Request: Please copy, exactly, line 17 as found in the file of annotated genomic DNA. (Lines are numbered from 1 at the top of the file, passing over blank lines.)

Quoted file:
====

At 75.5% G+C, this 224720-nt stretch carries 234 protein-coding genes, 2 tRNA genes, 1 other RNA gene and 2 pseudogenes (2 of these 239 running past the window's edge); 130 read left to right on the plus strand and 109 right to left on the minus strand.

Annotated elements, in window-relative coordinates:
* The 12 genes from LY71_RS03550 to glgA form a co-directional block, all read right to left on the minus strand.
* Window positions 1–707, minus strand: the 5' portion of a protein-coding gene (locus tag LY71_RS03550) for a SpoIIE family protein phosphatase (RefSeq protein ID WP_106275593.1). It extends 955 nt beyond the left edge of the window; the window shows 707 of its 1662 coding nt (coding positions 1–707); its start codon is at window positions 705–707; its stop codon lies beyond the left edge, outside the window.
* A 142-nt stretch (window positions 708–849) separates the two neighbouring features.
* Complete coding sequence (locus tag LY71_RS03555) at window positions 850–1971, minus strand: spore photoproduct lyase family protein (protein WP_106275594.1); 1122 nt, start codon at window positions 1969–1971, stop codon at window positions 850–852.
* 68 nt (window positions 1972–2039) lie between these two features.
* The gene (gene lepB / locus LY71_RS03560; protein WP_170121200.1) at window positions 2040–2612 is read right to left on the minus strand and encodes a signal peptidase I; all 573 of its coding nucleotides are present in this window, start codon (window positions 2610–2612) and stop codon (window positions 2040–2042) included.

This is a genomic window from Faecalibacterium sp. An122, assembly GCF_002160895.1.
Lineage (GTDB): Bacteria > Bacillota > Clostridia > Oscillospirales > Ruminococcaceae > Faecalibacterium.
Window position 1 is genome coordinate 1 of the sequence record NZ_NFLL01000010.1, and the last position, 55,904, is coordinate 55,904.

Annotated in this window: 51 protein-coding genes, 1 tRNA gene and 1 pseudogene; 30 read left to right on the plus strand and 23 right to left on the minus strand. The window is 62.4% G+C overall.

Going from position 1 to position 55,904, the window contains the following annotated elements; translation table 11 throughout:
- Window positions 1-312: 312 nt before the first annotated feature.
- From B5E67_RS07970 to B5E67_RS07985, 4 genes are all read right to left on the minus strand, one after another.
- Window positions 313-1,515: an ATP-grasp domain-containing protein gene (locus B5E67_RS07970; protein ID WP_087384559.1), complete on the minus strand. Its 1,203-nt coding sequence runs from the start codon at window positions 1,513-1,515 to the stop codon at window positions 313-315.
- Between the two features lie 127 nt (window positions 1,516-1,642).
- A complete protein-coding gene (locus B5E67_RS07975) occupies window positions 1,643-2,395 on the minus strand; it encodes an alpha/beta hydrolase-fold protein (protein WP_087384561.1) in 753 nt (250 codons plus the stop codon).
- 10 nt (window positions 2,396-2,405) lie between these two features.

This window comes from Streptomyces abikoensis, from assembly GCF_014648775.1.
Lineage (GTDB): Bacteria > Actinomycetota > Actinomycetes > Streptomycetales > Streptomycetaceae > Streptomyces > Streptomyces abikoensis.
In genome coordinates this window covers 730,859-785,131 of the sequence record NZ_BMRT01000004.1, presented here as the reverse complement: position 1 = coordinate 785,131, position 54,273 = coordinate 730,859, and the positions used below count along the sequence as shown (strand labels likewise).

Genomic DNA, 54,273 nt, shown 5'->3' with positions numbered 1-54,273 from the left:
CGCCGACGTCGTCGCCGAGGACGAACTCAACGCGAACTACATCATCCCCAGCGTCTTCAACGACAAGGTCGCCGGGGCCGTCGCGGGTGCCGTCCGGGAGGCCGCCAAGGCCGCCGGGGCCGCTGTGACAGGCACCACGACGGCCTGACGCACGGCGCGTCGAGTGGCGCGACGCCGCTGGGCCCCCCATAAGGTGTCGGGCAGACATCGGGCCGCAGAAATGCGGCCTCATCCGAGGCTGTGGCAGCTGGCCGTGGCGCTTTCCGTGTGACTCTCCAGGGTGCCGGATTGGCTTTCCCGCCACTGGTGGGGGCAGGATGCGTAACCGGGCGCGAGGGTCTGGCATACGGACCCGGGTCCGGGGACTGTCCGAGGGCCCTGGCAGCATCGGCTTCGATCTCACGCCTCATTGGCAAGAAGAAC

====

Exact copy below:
- Between the two features lie 127 nt (window positions 1,516-1,642).